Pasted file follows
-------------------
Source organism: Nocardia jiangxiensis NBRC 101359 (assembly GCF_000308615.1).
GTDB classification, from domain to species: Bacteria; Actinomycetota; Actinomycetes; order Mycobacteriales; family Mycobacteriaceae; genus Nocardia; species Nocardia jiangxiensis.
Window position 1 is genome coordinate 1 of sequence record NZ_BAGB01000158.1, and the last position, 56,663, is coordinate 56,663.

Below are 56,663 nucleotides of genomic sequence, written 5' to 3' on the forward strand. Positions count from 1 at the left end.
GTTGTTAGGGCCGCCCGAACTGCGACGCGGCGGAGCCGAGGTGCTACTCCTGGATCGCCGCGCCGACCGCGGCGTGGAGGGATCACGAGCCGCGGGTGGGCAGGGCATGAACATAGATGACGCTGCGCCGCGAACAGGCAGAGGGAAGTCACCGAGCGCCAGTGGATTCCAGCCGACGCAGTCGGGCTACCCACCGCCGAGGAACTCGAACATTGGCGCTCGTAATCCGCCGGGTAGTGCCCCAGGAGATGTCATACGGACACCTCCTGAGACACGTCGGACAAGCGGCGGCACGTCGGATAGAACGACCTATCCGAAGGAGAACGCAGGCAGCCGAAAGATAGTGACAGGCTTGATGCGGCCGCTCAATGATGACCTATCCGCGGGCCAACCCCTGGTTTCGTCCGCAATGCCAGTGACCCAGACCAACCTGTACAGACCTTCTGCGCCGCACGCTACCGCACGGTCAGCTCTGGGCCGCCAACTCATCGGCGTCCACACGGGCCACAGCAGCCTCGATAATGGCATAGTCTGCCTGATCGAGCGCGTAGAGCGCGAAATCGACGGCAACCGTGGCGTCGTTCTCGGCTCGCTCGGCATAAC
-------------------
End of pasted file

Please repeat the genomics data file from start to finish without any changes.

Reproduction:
Source organism: Nocardia jiangxiensis NBRC 101359 (assembly GCF_000308615.1).
GTDB classification, from domain to species: Bacteria; Actinomycetota; Actinomycetes; order Mycobacteriales; family Mycobacteriaceae; genus Nocardia; species Nocardia jiangxiensis.
Window position 1 is genome coordinate 1 of sequence record NZ_BAGB01000158.1, and the last position, 56,663, is coordinate 56,663.

Below are 56,663 nucleotides of genomic sequence, written 5' to 3' on the forward strand. Positions count from 1 at the left end.
GTTGTTAGGGCCGCCCGAACTGCGACGCGGCGGAGCCGAGGTGCTACTCCTGGATCGCCGCGCCGACCGCGGCGTGGAGGGATCACGAGCCGCGGGTGGGCAGGGCATGAACATAGATGACGCTGCGCCGCGAACAGGCAGAGGGAAGTCACCGAGCGCCAGTGGATTCCAGCCGACGCAGTCGGGCTACCCACCGCCGAGGAACTCGAACATTGGCGCTCGTAATCCGCCGGGTAGTGCCCCAGGAGATGTCATACGGACACCTCCTGAGACACGTCGGACAAGCGGCGGCACGTCGGATAGAACGACCTATCCGAAGGAGAACGCAGGCAGCCGAAAGATAGTGACAGGCTTGATGCGGCCGCTCAATGATGACCTATCCGCGGGCCAACCCCTGGTTTCGTCCGCAATGCCAGTGACCCAGACCAACCTGTACAGACCTTCTGCGCCGCACGCTACCGCACGGTCAGCTCTGGGCCGCCAACTCATCGGCGTCCACACGGGCCACAGCAGCCTCGATAATGGCATAGTCTGCCTGATCGAGCGCGTAGAGCGCGAAATCGACGGCAACCGTGGCGTCGTTCTCGGCTCGCTCGGCATAAC